Since 2007 the University of Essex has marked Holocaust Memorial Day with a series of events taking place around the anniversary of the liberation of Auschwitz concentration camp by Soviet troops.
The week provides a focus for remembering the millions of people killed in the Holocaust, Nazi persecution and in subsequent genocides in countries such as Cambodia, Rwanda, Bosnia and Darfur. It is also an opportunity for us to look at human rights issues, explore discrimination that still exists today, and lessons still to be learned by the Holocaust.
Holocaust Memorial week will take place between Monday 27 - Friday 31 January 2020. Events will include the Reading of Names to remember the victims of the Holocaust and other genocides, a Lantern-making workshop followed by the Procession of Light to commemorate 75 years since the liberation of Auschwitz-Birkenau and the 25th anniversary of the Genocide in Bosnia and a Film Screening on the fascinating story of Ben Ferencz, one of the Holocaust's most heroic figures.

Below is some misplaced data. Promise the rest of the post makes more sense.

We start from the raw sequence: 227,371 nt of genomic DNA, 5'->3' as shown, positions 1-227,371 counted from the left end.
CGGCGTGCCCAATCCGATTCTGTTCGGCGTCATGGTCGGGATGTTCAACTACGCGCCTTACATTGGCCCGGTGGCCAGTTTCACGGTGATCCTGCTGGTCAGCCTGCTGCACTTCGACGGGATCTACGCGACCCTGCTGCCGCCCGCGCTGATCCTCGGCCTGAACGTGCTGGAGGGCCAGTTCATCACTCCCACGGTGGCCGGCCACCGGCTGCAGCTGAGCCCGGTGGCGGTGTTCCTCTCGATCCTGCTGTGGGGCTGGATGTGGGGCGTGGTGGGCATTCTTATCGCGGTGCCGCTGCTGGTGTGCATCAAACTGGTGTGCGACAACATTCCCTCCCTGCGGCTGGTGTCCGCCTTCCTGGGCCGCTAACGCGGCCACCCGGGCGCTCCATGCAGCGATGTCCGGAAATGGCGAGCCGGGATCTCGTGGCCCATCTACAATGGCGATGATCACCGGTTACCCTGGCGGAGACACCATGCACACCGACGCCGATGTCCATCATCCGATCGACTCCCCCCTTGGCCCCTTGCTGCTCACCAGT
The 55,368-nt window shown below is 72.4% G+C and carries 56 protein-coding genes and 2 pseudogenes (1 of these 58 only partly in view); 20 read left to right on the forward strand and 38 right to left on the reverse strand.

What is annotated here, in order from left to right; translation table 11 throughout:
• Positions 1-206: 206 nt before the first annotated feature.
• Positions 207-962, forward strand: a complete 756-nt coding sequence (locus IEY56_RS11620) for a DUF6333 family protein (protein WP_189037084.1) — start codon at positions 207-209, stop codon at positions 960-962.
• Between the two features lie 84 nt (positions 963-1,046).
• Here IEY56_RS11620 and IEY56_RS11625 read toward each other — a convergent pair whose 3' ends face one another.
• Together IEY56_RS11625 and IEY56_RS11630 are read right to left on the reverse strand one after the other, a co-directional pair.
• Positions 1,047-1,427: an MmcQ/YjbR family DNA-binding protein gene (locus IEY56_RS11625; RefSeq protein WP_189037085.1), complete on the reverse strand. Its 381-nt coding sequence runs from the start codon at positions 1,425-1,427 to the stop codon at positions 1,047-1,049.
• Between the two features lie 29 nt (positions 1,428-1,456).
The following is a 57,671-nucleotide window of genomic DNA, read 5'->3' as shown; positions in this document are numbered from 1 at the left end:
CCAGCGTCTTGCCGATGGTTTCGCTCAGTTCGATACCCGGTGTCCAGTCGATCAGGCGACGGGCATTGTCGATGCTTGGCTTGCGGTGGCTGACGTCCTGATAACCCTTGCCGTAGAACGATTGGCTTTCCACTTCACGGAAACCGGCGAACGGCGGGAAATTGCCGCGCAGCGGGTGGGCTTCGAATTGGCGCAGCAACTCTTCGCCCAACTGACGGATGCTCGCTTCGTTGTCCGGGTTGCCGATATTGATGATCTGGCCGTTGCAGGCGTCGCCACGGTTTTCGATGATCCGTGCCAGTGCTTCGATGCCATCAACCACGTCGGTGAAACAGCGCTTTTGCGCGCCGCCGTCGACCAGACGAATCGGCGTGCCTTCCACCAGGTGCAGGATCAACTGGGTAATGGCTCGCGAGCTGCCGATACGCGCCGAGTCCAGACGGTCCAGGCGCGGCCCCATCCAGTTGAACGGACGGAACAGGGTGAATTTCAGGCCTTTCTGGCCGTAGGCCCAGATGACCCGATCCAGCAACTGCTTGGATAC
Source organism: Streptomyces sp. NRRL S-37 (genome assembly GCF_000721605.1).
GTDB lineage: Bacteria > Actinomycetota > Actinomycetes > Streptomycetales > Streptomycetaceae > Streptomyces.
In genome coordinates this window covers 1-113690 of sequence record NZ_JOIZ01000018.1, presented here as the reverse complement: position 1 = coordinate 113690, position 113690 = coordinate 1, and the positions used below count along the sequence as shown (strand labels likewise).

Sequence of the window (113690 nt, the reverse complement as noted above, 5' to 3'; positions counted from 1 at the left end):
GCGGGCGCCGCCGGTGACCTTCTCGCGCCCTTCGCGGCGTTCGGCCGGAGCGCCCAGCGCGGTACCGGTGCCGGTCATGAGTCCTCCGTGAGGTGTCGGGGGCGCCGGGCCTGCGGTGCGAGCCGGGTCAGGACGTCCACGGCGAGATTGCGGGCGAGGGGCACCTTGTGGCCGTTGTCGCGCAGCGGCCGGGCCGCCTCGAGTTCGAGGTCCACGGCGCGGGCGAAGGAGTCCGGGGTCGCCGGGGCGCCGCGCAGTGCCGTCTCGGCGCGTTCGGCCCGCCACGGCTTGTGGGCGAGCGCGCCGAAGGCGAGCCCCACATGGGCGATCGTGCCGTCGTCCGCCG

Events will also include a lecture given by Dr Roman Nieczyporowski from the Gdansk Academy of Fine Arts, a performance by multi-award winning ensemble Don Kipper and our annual Dora Love Prize. Ending the week with an evening service on Friday where there will be readings and reflections in the spirit of peace and friendship and which is open to all.
More information on the events for 2020 will be given soon.
Each year during Holocaust Memorial Week, a number of events take place, each reflecting a different theme. These events include talks, lectures, exhibitions, film screenings and more.
The first week with a specific theme was in 2009, when 'STAND UP TO HATRED' was chosen by the National Holocaust Memorial Day Trust. This theme was chosen to highlight the extreme consequences of hatred, and help us to look at our behaviour toward others and explore how each of us can help make our communities stronger and safer.
Over the years, other themes have included; disability and euthanasia, issues including prejudice, intolerance, discrimination and stigmatization, the experiences of the Roma and Sinti, the persecution of gay men under the Nazi regime, and the struggle for the human rights and dignity of LGBT people since 1945.
"The awareness that work for greater tolerance, for human dignity and human rights starts on our doorsteps, in our schools and in our local communities."